I attempted to diplomatically speak out for my peers and for my students. I couched my comments in language that was intended to sound helpful. I carefully crafted a kind of history of our experiences at the school along with a polite set of concerns. I had thought that the new leader might benefit from my willingness to help her to see the discontent that was running through the school like a virus. Instead she was furious with me.

She called me to her office and grilled me mercilessly for over six hours without a bathroom break or even a drink of water. She demanded to know the names of teachers who had complained to me and accused me of fomenting rebellion. She filled a legal pad with notes as she grilled me as though I were a suspected felon. It was only when the school day ended that she finally chose to allow me to leave with a stern warning that I needed to mind my own business and let her make decisions as to what was best for the school.

I was devastated and alone. Other teachers attempted to comfort me but expressed their fear of crossing the woman who had treated me like a criminal. I began to wonder if I had made a terrible mistake in attempting to help. I eventually brokered a deal with the principal that I would agree to depart at the end of the semester if she would essentially leave me alone. I had said my piece and there would be no further need for me to provide her with insight into the feelings of the faculty. I refused to give her even one name of the many who had come to me with their concerns.

I left the school with a heavy heart and sense of utter failure. Over time things fell apart there just as I feared they would. Ultimately members of the school board called me to ask for my help in providing grounds for firing the principal. She had run the campus into the ground with a massive turnover of teachers and students, not to mention creating chaos with the budget. What had once been a premier campus was now a hot mess.

Speaking out is not without its rewards and personal satisfaction but sometimes it can be heartbreaking and fraught with trouble. I learned how to do things better from that encounter but I also realized the satisfaction of knowing that I had in truth done what needed to be done. The board told me that my situation had not gone unnoticed and it began a movement to set things right in the school once again. It also led me to a new school where I spent some of the best years of my career. Mostly it allowed me to look at myself in the mirror and provided me with the ability to sleep at night.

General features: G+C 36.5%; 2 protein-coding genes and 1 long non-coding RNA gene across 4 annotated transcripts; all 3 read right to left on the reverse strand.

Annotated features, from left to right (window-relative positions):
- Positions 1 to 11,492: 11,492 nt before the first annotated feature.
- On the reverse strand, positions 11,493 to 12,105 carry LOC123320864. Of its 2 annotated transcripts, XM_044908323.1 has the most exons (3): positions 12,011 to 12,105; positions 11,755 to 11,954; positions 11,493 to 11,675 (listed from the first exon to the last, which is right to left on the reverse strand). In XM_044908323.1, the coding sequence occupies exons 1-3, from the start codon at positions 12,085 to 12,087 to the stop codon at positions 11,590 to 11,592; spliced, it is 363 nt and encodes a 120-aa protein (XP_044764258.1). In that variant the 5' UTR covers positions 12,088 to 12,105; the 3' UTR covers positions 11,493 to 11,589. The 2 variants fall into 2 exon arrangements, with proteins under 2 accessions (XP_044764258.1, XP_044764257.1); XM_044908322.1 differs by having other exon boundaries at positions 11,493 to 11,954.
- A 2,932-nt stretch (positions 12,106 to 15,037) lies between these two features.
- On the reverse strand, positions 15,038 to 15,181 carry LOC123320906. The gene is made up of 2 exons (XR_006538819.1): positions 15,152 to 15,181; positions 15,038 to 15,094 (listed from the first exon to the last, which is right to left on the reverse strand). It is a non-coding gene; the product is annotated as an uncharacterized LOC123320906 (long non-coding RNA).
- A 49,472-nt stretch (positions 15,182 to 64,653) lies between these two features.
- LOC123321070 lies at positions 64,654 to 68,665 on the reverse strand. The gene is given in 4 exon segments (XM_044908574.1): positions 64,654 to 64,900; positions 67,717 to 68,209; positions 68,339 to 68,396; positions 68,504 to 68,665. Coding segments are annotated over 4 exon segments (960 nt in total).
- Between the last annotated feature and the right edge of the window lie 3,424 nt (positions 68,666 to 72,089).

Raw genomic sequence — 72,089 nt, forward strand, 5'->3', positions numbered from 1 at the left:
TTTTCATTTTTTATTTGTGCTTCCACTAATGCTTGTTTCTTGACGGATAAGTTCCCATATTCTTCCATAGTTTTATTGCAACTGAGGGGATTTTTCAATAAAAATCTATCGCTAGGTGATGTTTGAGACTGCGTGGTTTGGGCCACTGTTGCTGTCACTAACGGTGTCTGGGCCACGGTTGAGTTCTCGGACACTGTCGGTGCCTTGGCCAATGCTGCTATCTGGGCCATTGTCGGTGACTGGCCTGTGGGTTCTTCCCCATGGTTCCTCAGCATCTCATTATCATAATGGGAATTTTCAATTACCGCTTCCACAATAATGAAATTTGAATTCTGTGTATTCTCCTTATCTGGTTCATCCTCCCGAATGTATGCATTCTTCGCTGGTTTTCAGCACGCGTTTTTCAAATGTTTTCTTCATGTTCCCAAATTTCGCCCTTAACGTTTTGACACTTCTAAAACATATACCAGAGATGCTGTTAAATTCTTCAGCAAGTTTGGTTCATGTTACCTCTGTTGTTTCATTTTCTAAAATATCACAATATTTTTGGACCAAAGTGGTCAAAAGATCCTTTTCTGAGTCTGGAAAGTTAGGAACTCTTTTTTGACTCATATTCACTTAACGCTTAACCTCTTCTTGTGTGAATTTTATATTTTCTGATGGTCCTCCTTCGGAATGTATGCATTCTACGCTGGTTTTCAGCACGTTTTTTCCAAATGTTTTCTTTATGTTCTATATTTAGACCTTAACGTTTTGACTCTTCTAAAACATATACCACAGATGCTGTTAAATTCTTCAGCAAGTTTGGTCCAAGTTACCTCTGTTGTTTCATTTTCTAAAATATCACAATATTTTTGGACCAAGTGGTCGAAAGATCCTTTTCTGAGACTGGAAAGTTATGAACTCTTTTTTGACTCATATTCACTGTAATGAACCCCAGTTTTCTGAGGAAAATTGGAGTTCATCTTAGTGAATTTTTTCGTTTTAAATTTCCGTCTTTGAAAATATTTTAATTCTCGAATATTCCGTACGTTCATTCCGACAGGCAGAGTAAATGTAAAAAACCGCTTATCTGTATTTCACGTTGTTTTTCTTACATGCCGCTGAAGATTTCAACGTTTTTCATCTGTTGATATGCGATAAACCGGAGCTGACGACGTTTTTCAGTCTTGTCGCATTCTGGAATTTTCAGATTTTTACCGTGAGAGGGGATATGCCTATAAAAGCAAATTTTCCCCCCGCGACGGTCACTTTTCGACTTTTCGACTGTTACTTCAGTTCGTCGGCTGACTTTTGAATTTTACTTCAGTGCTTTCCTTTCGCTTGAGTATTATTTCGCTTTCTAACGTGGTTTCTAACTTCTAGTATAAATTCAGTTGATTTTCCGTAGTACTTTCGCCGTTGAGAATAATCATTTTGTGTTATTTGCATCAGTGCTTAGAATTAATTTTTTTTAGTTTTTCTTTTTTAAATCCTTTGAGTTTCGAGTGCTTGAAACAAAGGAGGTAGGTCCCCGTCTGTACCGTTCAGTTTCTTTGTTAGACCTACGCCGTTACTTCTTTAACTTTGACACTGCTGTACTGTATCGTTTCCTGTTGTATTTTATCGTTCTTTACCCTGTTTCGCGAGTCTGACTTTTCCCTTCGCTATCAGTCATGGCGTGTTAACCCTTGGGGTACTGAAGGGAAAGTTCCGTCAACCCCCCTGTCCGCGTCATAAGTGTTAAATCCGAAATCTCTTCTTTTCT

Roll Me Up and Smoke Me When I Die


Willie Nelson did not look very good at the Country Music Awards earlier this month. He appeared to be having difficulty breathing as he sang Rainbow Connection. It was quite sad to see him struggling to do the very thing for which he has been such a star. Since I had tickets for his performance at the Smart Financial Center on November 18, my birthday, I was rather worried that watching him perform might be a sad occasion marking the beginning of his demise. He is eighty-six after all and not in the best of health. To my great joy the Willie Nelson that I saw that night was beyond spectacular.

From the moment that Willie stepped on the stage he was magical. His gray hair was woven into his trademark braids and he wore nothing fancy at all, just a teeshirt, some jeans, boots and a straw cowboy hat over his signature bandana. His face was carved with the deep wrinkles of time and the adventures and misadventures of his lifetime. His hands were bent and worn but they still made sweet music beat up old guitar, Trigger. His voice was strong, with no sign of the breathing trouble that seemed to plague him only days before. He sounded just like himself and he played with joyful enthusiasm sometimes urging the audience to sing along with him which we happily did.

His playlist included favorites like On the Road Again, Angel Flying Too Close to the Ground, and Mama, Don’t Let Your Babies Grow Up to Be Cowboys. He paid homage to old friends like Merle Haggard and Waylon Jennings with pieces that he had once sang with them. He poked fun at himself and those who believe that his time has passed with songs like Roll Me Up and Smoke When When I Die. He seemed to be having great fun proving the naysayers wrong while at the same time facing his own mortality. There was a bittersweet tone to his performance that brought both smiles and tears.

There were a few lucky folks who received priceless treasures as Willie tossed his cowboy hat into the audience and later threw out some bandanas as well. All of us fans were in awe of his talent and his stage presence. Somehow he made his performance seem so personal, so moving. With an amazing energy he literally went from one song to the next without taking a breather like some artists do. It was all so good that we would have liked to have him perform for hours but we all seemed to know that he had given us his all and when he walked away he looked tired but happy with himself. He enjoyed our adulation while at the same time seeming to be so humble.